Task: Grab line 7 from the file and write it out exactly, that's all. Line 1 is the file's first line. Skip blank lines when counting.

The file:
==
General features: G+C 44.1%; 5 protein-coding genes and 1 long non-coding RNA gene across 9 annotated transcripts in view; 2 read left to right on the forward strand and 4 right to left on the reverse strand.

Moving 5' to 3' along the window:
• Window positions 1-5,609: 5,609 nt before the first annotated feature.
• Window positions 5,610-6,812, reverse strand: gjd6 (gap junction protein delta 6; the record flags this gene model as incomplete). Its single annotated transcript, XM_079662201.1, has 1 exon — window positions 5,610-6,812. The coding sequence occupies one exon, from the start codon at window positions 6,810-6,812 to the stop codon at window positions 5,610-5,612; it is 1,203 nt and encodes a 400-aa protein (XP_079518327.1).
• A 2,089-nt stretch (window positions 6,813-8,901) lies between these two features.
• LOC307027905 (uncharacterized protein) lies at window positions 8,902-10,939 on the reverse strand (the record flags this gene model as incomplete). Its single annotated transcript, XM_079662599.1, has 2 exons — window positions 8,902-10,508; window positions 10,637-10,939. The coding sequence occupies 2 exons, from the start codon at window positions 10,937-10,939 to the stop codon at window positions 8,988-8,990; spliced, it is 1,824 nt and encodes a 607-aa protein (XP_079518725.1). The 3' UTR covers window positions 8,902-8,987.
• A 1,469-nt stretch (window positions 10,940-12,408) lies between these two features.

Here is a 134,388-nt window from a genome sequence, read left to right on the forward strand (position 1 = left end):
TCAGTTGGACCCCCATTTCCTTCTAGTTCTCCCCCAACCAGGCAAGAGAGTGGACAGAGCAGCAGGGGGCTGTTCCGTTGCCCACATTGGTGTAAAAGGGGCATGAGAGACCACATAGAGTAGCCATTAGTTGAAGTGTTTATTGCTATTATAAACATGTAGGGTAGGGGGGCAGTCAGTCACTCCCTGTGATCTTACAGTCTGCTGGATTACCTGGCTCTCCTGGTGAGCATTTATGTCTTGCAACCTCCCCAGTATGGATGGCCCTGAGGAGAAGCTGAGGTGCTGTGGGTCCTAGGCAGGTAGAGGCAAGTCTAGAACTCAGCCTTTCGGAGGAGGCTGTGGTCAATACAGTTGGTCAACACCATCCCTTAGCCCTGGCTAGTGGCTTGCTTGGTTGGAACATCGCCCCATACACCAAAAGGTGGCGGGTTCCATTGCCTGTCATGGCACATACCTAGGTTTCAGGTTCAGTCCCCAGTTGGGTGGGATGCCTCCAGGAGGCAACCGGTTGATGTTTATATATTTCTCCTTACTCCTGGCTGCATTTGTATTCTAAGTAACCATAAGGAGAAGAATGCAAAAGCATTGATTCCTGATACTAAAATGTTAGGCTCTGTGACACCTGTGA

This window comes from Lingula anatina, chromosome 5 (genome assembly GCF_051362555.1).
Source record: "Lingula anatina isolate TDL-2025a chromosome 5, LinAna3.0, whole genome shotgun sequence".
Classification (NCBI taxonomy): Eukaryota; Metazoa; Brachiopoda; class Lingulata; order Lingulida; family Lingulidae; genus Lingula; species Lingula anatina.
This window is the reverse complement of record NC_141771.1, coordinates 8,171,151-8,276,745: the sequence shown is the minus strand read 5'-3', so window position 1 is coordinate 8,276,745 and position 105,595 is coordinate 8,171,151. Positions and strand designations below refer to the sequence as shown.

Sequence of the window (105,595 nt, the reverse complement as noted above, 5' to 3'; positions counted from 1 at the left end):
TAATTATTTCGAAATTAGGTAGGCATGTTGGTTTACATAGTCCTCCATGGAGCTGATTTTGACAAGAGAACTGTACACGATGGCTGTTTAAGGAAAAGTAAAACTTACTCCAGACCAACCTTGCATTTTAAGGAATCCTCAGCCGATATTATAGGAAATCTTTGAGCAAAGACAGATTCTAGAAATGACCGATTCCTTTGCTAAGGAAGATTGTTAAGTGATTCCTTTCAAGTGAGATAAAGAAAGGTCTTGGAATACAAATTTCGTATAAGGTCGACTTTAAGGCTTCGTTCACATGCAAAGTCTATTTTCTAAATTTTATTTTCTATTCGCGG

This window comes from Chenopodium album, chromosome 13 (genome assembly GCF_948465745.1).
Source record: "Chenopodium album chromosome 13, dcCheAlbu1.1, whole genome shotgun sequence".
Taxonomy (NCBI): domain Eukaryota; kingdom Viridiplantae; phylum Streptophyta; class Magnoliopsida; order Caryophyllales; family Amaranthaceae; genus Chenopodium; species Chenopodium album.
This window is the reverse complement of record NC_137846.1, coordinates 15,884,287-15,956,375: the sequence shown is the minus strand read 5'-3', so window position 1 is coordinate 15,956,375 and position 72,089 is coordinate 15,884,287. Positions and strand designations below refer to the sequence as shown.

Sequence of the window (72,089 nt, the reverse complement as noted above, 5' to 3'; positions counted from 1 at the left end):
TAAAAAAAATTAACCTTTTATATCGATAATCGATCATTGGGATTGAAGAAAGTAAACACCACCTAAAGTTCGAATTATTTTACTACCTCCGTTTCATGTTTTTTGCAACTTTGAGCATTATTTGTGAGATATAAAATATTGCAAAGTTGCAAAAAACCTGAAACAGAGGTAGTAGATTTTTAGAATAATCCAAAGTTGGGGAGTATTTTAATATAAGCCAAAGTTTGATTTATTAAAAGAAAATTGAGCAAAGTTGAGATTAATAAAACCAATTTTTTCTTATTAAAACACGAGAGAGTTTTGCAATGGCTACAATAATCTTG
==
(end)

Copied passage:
• A 1,469-nt stretch (window positions 10,940-12,408) lies between these two features.